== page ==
The representatives and senators represent both voting and non-voting residents of their district. In fact, every member of Congress has a section of their office devoted to helping people they represent in their dealings with federal agencies, which mostly ends up helping people with immigration cases, and people with immigration cases are almost all non-citizens, who cannot vote for Congress. (If you go to your Congressman's website, there will likely be a section about contacting them for help with an immigration case.) Therefore, your members of Congress definitely represent you, and I would say you are their constituent. Though that depends on what you think the definition of "constituent" is -- whether it means a voter or someone who is represented.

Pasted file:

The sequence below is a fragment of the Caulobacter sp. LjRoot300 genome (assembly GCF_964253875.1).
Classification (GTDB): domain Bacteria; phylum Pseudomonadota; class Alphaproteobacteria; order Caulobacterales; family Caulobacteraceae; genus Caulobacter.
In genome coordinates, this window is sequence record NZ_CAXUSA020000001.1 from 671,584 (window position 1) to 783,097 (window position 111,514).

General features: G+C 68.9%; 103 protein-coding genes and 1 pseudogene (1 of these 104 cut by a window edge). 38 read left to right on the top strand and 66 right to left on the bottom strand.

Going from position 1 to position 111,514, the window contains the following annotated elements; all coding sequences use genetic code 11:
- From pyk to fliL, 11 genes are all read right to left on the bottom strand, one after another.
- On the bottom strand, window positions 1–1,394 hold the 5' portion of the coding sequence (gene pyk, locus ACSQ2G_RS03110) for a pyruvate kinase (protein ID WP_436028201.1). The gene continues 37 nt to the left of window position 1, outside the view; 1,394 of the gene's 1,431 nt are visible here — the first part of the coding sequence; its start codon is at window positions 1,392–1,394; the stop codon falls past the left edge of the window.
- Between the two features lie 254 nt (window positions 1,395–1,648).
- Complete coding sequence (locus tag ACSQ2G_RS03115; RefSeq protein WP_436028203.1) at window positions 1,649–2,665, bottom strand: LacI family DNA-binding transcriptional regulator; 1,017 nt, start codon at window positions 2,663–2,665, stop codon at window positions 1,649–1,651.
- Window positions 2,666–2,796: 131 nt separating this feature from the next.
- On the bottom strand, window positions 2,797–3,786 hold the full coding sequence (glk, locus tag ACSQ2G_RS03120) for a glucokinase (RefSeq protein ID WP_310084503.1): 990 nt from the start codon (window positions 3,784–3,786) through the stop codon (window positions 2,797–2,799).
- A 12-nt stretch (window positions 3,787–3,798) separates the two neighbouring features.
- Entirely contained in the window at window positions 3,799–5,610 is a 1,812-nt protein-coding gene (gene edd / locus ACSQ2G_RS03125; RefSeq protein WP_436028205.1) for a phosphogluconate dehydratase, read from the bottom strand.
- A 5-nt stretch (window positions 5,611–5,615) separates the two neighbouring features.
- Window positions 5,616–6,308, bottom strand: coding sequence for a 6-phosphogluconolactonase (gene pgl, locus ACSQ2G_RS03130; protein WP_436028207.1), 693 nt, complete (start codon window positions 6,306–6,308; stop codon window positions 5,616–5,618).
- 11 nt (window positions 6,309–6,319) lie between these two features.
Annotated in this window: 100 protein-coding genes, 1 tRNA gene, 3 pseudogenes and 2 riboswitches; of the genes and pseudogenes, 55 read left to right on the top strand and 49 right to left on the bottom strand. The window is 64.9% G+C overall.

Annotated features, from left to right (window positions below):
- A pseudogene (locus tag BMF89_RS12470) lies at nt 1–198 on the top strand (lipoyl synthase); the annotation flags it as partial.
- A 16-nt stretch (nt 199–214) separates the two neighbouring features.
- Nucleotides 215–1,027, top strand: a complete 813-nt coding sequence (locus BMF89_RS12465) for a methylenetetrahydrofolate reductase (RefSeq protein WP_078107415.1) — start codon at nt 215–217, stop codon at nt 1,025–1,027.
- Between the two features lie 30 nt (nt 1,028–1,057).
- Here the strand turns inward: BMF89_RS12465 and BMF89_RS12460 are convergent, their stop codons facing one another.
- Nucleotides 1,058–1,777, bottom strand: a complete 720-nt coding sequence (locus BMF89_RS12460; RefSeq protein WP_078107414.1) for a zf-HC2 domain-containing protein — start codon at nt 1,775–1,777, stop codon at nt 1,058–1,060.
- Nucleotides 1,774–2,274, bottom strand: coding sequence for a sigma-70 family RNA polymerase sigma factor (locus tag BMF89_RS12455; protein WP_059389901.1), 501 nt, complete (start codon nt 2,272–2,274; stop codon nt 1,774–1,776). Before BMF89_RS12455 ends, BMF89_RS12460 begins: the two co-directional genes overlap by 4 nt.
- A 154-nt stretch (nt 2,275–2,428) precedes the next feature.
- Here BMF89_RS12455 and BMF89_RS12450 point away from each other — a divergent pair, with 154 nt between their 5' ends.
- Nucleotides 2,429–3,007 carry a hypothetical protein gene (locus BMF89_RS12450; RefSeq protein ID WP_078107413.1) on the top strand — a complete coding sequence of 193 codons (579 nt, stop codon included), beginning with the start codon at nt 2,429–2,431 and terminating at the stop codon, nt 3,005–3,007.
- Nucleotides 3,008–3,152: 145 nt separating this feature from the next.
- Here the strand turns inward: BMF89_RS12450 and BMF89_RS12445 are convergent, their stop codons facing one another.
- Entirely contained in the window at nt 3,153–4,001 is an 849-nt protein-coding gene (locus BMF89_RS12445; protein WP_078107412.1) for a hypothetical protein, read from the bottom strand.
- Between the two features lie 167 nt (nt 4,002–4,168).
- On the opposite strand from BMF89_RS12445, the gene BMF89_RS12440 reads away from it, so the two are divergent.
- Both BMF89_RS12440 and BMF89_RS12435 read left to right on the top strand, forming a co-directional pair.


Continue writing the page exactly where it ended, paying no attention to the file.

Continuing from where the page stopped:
In the decision for Evenwel v. Abbott (2016), the Supreme Court wrote:
Nonvoters have an important stake in many policy debates and in
receiving constituent services. By ensuring that each representative
is subject to requests and suggestions from the same number of
constituents, total-population apportionment promotes equitable and
which uses "constituent" in a way that includes non-voters.